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Vanessa Vega

Back in the day, the "American Dream" was easier to achieve. Most people once they graduated from college could easily find a job and eventually buy a home. Today in order to achieve the first step of graduating from a four year college means getting in debt. Although to some getting in debt is worth it if it means graduating from college, it still will not guarantee you a job. Some years ago, it was easier to find a job for our parents because the economy was good. Since today many people have been laid off, there are experienced people who are looking for jobs in the same fields graduated students are looking for. Obviously most companies will hire the person who has experience in that particular field rather than a newbie.

It is also true that compare to foreign countries our education system lacks. We have many competitions from foreign countries because they are discipline to study harder than we are. That does not mean that Americans are not capable of being hired if they are fighting for a job position against a foreign person. It just meant that our standards of learning should be like the ones of foreign countries. Now when it comes to overseas job, the government is to blame for that. Cheap labor to them it is obviously more important than jobless people looking for jobs in America. It is easier to open a factory overseas because people will do the job not caring about the paid. Americans will expect seven to eight dollar per hour and that to the government will be outrageous when they could be playing employees less. To the government it is all about making money.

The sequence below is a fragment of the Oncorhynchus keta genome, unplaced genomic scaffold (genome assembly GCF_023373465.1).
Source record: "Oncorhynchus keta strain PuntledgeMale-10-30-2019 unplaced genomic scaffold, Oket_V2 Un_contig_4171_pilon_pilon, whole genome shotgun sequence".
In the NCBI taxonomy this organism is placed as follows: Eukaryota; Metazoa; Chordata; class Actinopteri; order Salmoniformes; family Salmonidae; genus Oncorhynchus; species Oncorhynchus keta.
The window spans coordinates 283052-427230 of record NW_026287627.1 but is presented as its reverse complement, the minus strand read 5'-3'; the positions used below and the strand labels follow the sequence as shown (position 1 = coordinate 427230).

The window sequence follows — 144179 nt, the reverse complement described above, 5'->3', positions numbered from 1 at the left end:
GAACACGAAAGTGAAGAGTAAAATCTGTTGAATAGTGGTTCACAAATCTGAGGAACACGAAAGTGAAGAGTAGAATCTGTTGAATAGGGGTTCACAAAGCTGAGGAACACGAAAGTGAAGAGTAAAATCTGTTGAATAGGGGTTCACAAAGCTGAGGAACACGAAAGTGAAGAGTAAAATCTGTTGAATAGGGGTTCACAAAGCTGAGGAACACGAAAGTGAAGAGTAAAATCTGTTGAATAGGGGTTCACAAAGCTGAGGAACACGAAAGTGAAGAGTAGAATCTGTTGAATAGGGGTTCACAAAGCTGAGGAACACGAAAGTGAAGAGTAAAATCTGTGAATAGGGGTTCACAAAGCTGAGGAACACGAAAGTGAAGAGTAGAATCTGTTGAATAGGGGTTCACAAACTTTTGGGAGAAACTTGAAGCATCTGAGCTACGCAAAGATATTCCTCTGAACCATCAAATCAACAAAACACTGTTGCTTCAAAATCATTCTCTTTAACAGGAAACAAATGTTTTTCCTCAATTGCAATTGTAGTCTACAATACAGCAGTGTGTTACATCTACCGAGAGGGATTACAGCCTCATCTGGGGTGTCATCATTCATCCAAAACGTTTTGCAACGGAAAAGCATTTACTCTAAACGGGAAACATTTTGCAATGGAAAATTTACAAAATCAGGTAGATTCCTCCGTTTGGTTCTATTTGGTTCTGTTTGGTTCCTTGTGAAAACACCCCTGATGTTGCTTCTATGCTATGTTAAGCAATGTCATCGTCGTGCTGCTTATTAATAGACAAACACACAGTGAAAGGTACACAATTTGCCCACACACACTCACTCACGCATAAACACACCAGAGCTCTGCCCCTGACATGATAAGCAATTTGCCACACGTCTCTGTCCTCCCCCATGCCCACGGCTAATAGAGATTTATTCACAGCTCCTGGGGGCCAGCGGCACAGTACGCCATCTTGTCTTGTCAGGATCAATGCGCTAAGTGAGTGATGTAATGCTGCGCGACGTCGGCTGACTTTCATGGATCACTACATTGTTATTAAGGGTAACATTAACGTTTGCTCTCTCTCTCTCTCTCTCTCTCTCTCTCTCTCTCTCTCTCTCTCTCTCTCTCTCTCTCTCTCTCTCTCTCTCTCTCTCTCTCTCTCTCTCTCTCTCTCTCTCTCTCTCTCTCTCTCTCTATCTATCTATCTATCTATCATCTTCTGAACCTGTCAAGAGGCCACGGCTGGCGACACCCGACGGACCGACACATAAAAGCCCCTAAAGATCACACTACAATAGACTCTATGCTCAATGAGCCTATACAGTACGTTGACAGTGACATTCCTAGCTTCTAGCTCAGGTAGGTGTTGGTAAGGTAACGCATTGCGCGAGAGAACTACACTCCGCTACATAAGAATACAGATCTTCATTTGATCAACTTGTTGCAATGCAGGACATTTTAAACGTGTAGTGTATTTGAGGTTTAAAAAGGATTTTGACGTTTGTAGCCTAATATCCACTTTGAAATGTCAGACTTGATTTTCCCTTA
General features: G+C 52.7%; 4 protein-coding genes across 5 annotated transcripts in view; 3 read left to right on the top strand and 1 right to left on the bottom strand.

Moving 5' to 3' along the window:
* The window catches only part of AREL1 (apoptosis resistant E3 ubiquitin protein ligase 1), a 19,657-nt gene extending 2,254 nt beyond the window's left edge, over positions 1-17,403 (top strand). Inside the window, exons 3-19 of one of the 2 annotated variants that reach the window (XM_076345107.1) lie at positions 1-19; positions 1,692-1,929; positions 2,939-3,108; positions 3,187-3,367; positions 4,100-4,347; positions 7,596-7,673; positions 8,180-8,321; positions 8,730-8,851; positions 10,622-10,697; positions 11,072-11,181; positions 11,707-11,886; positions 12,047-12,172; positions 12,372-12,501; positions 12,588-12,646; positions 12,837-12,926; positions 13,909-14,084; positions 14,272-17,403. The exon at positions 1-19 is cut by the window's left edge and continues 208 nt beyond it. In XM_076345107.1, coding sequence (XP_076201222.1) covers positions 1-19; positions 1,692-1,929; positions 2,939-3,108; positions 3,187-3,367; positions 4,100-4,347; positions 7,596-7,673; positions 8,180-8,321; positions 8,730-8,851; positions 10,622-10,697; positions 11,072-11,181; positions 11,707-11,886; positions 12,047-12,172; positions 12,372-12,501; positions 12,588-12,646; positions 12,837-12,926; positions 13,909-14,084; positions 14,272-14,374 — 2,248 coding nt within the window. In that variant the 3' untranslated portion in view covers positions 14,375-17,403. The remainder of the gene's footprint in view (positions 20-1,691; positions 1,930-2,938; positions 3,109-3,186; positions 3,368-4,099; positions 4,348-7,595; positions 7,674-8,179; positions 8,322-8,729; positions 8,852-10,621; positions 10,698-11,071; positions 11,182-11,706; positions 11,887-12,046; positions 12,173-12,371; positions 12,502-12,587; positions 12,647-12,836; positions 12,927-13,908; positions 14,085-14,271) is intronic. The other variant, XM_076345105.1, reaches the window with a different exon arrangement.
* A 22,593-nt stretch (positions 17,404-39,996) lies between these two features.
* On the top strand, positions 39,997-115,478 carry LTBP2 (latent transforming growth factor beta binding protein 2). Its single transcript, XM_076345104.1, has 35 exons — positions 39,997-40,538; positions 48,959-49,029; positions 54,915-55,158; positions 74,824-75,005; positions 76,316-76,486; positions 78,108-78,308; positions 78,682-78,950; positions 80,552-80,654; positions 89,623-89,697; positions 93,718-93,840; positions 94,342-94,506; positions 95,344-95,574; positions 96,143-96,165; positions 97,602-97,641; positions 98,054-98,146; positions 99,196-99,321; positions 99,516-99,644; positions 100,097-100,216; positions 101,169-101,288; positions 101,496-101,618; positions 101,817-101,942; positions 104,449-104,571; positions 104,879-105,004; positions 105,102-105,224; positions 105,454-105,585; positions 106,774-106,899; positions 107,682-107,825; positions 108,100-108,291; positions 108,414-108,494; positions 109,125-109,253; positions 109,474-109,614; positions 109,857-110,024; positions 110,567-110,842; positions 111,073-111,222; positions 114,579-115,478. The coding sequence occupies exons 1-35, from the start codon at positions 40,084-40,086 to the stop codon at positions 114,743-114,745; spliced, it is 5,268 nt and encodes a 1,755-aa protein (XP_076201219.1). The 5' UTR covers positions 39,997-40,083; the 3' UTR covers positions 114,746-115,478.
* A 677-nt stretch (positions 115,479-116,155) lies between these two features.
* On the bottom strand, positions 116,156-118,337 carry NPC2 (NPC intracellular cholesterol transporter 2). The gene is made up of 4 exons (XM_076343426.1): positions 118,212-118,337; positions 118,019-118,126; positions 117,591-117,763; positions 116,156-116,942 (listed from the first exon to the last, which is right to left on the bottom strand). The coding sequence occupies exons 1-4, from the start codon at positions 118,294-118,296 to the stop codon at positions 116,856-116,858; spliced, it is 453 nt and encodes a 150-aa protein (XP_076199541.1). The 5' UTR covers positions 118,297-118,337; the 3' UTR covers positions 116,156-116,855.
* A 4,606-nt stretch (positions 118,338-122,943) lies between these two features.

Regardless of all the things happening, and how people say that going to college is worthless, I still believe that college is worth it. Sure, it may not guarantee you a job but you will still have a degree. Even though the "American Dream" is going to be hard for the new generations, hard work will eventually pay off. The "American Dream" does not have to be to own a house but your own dream. Surely tough times are ahead for everyone but if a person wants to succeed, they will do whatever it takes.

Avalos, Itzel